The Citric Acid Cycle: An Overview -- Movie Narrative
Aerobic respiration is the most important process used to produce energy for a cell. It involves several pathways including: glycolysis, pyruvate oxidation, the citric acid cycle, and electron transport. Various sugars, fats, and proteins enter these pathways, and they can all be broken down to produce ATP energy for a cell. In this animation, we will focus on the citric acid cycle--also called the tricarboxylic acid (TCA) cycle or Krebs cycle.
The citric acid cycle takes place in the matrix, or fluid, of the mitochondrion. This is where mitochondrial DNA is found and where fatty acid breakdown takes place. The citric acid cycle involves eight chemical reactions that use acetyl CoA and oxaloacetate to produce carbon dioxide, NADH, ATP, and FADH2. The NADH and FADH2 are electron carriers that can be used in the electron transport chain to make more ATP for a cell.
Let’s take a look at the major steps of the citric acid cycle. In the first step of the cycle, a 2-carbon molecule and a 4-carbon molecule are combined to form a 6-carbon molecule. That 6-carbon molecule undergoes multiple biochemical changes during the cycle, and at the end the original 4-carbon molecule is produced. Each time a carbon molecule loses one carbon, a carbon dioxide is released. So, two carbon dioxides are formed during the conversion of the 6-carbon molecule back to the 4-carbon molecule.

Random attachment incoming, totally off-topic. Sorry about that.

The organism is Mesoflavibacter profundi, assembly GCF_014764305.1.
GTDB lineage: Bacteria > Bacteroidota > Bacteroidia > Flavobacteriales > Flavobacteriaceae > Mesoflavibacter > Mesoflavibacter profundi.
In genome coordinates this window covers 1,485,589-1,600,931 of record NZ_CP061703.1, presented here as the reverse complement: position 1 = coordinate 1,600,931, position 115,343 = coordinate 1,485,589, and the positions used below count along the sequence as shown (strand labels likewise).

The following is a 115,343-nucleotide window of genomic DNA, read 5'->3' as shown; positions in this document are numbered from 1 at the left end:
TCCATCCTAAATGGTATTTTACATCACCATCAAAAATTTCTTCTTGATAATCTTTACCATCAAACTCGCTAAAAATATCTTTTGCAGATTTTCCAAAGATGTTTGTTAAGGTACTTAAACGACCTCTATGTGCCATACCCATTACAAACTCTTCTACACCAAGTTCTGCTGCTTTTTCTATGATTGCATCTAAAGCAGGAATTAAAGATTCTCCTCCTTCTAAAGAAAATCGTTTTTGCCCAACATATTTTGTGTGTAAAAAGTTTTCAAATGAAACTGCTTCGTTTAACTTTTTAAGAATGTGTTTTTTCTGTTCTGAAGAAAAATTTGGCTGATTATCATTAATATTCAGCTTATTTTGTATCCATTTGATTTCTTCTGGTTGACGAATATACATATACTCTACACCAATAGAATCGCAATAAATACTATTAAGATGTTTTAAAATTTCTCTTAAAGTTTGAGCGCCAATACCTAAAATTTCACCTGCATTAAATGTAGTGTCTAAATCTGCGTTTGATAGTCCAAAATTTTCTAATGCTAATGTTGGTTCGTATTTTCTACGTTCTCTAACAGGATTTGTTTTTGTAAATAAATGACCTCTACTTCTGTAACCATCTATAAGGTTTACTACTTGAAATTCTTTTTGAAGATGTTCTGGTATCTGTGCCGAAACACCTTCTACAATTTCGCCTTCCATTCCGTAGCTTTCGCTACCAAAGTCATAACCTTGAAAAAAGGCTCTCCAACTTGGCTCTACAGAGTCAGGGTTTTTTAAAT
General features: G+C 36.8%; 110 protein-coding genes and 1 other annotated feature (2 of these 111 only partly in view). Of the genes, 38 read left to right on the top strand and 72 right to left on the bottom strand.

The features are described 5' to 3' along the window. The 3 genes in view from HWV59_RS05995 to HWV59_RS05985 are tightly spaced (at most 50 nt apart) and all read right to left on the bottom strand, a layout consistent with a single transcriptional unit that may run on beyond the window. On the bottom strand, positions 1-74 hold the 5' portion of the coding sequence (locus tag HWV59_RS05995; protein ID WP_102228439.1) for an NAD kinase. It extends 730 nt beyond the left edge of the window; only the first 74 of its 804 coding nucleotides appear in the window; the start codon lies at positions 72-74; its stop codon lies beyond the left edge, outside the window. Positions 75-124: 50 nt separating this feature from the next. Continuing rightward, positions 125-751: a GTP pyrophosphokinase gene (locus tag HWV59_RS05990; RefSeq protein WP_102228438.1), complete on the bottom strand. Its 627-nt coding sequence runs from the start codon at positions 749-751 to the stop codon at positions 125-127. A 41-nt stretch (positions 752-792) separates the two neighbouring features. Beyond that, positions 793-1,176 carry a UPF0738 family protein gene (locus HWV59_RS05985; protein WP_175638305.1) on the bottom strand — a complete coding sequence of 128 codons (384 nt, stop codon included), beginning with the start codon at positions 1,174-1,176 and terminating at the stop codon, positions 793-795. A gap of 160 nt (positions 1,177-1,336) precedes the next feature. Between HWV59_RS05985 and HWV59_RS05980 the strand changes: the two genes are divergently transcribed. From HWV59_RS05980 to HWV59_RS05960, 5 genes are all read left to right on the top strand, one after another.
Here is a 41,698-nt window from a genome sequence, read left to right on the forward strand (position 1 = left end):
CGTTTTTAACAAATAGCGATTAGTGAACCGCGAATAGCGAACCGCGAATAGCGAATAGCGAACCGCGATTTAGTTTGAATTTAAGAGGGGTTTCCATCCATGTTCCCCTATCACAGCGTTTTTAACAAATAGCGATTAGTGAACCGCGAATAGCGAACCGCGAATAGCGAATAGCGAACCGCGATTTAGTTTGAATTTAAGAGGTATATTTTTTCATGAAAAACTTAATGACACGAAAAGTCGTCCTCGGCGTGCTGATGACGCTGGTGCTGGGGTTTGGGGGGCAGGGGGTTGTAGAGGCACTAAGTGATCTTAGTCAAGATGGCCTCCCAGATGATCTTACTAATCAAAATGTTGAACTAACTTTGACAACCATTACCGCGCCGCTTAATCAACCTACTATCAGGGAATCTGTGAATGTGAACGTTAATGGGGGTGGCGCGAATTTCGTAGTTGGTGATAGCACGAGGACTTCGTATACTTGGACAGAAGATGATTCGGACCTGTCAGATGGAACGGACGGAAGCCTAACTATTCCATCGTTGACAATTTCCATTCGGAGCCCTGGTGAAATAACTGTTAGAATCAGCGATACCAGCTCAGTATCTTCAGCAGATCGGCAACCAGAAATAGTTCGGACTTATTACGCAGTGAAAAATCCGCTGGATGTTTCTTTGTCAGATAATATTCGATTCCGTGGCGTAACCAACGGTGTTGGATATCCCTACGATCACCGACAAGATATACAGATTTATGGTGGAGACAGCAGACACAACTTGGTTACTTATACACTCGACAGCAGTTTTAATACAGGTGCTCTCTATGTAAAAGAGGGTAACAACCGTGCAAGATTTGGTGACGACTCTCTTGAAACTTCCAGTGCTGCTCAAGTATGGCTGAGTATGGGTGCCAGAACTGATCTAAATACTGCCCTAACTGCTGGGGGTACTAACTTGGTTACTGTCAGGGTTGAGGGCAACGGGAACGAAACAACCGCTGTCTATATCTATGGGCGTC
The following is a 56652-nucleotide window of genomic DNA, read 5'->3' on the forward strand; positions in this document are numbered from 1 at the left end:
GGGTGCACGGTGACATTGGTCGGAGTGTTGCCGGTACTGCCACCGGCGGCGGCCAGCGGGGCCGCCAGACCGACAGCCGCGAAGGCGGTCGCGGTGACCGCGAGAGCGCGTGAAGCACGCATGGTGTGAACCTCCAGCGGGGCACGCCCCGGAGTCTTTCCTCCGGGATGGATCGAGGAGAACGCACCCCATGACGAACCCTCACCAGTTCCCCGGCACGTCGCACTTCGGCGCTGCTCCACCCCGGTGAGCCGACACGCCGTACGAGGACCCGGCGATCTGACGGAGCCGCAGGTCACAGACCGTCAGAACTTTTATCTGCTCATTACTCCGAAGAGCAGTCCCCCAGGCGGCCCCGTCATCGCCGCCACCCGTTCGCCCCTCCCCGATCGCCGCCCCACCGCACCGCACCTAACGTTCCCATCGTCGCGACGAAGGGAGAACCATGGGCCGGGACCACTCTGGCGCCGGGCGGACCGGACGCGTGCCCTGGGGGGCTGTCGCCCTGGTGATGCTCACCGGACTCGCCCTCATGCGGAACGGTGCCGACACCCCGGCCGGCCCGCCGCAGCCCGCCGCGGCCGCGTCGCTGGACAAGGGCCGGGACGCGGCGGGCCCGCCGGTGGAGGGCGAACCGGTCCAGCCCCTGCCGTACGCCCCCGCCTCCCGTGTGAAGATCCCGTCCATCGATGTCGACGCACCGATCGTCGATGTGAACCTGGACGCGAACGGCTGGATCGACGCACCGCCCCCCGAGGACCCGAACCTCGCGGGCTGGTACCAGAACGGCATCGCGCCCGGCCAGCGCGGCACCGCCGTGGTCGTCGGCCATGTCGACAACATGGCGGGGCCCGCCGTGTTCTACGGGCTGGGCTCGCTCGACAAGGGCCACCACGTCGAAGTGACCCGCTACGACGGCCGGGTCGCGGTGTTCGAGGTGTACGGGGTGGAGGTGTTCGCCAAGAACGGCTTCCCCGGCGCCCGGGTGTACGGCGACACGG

So, where does the 2-carbon molecule come from to begin the citric acid cycle? This molecule, acetyl CoA, is made from pyruvate. Pyruvate is a product of glycolysis, the other major ATP producing cycle in the cell. Pyruvate is transported into the mitochondrial matrix where it is oxidized to acetyl CoA by pyruvate dehydrogenase. This step produces one NADH and one carbon dioxide for each of the two pyruvate molecules made from glucose. The acetyl CoAs are the starting point for the citric acid cycle.
In the citric acid cycle, the acetyl group from acetyl CoA is transferred to oxaloacetate to form citrate. Four different enzymatic reactions then lead to the formation of succinate. These steps produce two carbon dioxides, two NADHs, and one ATP. Succinate is then recycled back to oxaloacetate through three more reactions. These steps produce FADH2 and one more NADH. All of the energy molecules made in the citric acid cycle, along with those produced by glycolysis, are essential for fully functioning cells, as errors in these pathways can lead to life-threatening diseases.